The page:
The interest in alternative forms of organization is helped by a greater understanding of their nature.
In this Hack, I hope to be clear about what management-less organizations are NOT and perhaps contribute a little to what they actually ARE.
Starting with the latter point: management-less organizations are not uniquely self-organizing: ALL organizations are self organizing, hence their name. .....organization.
The difference is not to be found in whether they are self-organizing but rather HOW they self-organize.
Management-less organizations are also not…. well, management-less.
The role of management in any organization is to divide the work and to distribute the rewards for the work. In addition, the management may also be the stewards of the organizations resources as well as carrying out much of the organizations administration.
Every organization has a “system” for carrying out these essential management functions; for many traditionally arranged organizations these functions are delegated to a fixed network of particular individuals (hierarchically arranged) called the Management Team. This team follows a structure and rule-set which has costs associated with them.
In so called management-less organizations an equivalent system is also present, after all, the need for the functions of “management” is still present. Indeed a “management team” of sorts may also exist. However, the important difference is that in the management-less organization this team is not a fixed group of special people but a role that anyone could occupy.
Usually this management role has been, to some degree, delegated to the individuals in the system with just the higher team-level management functions being the responsibility of a particular group- crucially though, this group is not a fixed group but a constantly changing, fluid group of members.
Some management-less systems may delegate every level of the management function, in its entirety, down to every individual in the organization.
It could be said that in such cases everyone has a management role: with everyone being a manager (of themselves), then rather than being management-less, these organizations are better described as “management-full”.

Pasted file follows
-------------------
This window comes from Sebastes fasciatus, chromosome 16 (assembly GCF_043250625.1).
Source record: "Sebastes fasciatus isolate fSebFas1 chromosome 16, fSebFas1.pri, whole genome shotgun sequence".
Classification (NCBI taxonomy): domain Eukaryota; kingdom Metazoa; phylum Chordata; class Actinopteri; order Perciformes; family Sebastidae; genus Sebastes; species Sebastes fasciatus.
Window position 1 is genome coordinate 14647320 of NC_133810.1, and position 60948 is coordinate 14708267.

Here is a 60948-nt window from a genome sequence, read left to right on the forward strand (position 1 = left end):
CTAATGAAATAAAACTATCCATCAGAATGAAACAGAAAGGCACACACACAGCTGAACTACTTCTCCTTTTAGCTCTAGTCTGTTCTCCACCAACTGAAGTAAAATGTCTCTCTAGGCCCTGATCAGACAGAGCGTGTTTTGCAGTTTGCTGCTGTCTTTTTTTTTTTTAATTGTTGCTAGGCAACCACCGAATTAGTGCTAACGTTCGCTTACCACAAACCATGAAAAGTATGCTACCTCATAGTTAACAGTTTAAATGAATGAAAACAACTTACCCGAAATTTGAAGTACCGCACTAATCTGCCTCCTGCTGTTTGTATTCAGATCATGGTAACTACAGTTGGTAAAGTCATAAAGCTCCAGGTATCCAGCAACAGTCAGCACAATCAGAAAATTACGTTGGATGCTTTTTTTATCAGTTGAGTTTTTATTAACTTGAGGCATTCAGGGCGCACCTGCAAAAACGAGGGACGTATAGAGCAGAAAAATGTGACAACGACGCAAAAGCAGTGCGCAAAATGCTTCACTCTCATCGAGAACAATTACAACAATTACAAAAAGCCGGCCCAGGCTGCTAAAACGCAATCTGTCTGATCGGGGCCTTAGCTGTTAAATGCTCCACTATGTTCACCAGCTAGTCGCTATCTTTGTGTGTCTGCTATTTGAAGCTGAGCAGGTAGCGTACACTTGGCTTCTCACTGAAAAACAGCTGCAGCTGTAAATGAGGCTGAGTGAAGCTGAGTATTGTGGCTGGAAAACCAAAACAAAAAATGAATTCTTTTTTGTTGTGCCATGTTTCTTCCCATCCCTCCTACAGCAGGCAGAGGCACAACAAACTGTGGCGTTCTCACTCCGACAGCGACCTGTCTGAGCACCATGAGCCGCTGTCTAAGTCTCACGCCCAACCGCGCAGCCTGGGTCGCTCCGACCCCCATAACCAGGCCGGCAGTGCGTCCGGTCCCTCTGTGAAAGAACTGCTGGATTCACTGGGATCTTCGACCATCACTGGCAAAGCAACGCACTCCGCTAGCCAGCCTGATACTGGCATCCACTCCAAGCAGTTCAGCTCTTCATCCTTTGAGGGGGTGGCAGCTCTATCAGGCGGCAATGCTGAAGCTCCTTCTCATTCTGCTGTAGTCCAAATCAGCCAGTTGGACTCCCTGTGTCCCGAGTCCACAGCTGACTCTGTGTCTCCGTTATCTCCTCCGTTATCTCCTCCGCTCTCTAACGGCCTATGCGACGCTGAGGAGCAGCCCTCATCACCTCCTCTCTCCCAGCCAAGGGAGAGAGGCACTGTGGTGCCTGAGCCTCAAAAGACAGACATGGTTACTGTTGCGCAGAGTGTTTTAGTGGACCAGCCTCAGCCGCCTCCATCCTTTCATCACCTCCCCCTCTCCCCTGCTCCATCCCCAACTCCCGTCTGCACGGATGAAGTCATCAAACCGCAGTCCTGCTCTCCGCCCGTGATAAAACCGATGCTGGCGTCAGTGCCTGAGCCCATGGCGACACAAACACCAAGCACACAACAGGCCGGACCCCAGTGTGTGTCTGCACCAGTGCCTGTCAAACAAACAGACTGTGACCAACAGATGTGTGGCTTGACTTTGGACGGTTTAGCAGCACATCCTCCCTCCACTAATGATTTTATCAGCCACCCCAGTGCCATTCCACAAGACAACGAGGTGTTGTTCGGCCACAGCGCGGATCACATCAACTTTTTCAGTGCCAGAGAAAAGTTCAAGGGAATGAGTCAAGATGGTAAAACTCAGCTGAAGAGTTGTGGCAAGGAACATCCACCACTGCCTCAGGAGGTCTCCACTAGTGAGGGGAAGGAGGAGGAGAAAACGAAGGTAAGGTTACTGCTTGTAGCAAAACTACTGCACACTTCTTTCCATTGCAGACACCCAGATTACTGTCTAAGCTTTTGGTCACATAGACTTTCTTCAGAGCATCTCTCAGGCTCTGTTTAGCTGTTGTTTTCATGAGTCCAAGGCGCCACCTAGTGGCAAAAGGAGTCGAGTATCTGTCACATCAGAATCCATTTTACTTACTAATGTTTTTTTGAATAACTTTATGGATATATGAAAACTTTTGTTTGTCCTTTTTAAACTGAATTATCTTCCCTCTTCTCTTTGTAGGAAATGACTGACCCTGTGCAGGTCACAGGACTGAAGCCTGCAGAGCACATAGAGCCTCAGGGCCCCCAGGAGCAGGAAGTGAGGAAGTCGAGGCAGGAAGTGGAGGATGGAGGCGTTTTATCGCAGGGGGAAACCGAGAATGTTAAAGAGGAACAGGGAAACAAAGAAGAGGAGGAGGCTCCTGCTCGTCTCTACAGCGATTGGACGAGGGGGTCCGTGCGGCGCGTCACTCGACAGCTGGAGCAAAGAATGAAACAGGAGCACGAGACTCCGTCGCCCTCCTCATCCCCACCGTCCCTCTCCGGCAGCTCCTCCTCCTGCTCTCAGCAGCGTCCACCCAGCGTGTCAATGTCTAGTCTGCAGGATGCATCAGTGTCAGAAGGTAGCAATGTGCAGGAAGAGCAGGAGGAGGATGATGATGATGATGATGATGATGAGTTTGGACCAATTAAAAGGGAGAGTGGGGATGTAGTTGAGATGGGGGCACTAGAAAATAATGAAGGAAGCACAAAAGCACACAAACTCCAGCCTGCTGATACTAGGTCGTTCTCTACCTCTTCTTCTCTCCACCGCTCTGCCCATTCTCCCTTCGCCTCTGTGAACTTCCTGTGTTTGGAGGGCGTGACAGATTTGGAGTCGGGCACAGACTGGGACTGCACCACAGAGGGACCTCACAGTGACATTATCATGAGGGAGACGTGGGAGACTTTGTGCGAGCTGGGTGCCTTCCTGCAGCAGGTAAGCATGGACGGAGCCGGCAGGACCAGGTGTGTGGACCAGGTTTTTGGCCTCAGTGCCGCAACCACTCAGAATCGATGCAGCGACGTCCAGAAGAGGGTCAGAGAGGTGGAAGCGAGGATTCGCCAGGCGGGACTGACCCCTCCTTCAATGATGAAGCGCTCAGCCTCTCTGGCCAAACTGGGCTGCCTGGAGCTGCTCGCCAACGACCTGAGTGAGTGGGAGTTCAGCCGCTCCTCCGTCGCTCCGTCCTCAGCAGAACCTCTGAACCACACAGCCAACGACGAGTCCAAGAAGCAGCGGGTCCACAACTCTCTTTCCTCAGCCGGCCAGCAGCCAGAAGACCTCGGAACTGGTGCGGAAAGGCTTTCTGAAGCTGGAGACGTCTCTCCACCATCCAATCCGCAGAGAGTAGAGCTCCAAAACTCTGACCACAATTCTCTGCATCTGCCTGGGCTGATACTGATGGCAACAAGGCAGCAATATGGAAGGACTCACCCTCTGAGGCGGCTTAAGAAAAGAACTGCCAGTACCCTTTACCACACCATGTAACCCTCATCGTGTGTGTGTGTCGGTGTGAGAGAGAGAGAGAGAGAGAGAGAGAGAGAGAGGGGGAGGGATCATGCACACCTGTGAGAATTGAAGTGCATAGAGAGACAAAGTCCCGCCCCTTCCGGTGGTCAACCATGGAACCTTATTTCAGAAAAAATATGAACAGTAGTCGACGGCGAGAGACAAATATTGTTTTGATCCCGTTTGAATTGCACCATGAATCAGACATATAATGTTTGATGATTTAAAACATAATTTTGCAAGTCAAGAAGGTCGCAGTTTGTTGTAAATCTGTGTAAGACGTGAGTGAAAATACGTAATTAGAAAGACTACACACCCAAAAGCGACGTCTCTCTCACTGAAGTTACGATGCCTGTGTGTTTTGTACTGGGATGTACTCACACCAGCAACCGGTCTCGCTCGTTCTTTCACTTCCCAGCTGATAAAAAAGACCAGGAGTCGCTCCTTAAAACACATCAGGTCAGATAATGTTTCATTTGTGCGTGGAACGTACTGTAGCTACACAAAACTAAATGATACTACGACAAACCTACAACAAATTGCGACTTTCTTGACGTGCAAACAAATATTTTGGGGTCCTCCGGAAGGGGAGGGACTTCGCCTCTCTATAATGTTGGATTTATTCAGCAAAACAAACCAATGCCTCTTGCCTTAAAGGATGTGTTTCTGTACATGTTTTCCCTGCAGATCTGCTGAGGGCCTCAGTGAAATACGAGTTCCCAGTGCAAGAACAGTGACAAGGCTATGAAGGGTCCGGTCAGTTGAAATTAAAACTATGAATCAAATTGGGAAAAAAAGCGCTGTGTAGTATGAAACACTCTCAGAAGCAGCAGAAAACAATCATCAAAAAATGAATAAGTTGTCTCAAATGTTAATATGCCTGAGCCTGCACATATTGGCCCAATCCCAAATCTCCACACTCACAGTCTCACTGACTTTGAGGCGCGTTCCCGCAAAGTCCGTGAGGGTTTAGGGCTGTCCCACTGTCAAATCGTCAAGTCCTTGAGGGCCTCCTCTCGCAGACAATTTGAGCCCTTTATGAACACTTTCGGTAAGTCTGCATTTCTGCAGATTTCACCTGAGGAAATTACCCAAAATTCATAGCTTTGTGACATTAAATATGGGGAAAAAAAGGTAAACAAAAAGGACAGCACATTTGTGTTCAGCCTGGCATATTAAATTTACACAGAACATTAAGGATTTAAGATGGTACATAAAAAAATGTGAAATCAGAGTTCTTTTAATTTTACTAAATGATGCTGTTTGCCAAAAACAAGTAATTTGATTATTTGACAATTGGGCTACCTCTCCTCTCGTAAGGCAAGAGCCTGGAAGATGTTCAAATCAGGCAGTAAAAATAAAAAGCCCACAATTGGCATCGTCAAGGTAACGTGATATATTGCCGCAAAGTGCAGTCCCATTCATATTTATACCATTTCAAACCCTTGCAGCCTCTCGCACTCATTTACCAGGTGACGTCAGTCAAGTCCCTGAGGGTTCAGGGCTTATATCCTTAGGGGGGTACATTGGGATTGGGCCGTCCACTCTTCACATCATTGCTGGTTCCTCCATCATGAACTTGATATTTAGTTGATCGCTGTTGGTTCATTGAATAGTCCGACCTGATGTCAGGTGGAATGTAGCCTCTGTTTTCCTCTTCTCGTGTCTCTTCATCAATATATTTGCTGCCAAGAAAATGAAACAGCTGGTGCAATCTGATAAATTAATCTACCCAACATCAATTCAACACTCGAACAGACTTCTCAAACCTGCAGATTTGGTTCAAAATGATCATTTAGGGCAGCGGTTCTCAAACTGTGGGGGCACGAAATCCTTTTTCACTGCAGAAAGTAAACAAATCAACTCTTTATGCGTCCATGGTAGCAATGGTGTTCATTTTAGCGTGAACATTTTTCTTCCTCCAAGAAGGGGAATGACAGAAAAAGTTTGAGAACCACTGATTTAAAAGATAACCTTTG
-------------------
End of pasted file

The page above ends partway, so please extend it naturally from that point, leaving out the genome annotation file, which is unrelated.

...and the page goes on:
Management-less organizations are not unique in their self-organization, and neither are they management-less.
I’m not sure what to call them, “alternative managementstyle” (like “alternative lifestyle”)?
Why do these organizations arrange themselves in this way?
Its not just an ideological perspective, it is also because these systems can provide adequate “management” with significantly lower costs than the traditional alternative.
Surely they do have some problems?
It’s not that this alternative solution to management has no problems, it’s that on balance, the problems are better problems than those inherent in the traditional approach.
There is an important point to bear in mind that may help to explain why these organizations are appearing today; some of their inherent problems are significantly reduced through the use of IT (such as the provision of real time data from across the organization), something that was not available to the architects of the traditional hierarchical system.
Most actual practitioners will claim their systems not only reduce costs but actually provide superior management, superior engagement of its members as well as greater alignment of the interests of the individual, of the organization as a whole, and of its customers.
Anyone got an idea what we could call them other than management-less and self-organizing?
Cost of management and inherent problems of hierarchy
Flat structure with alternative system for dividing work and rewards
Less cost, more alignment.
What are we going to call it?
Consider the possibility real.
Frederic Laloux's book or video presentation is a good intro.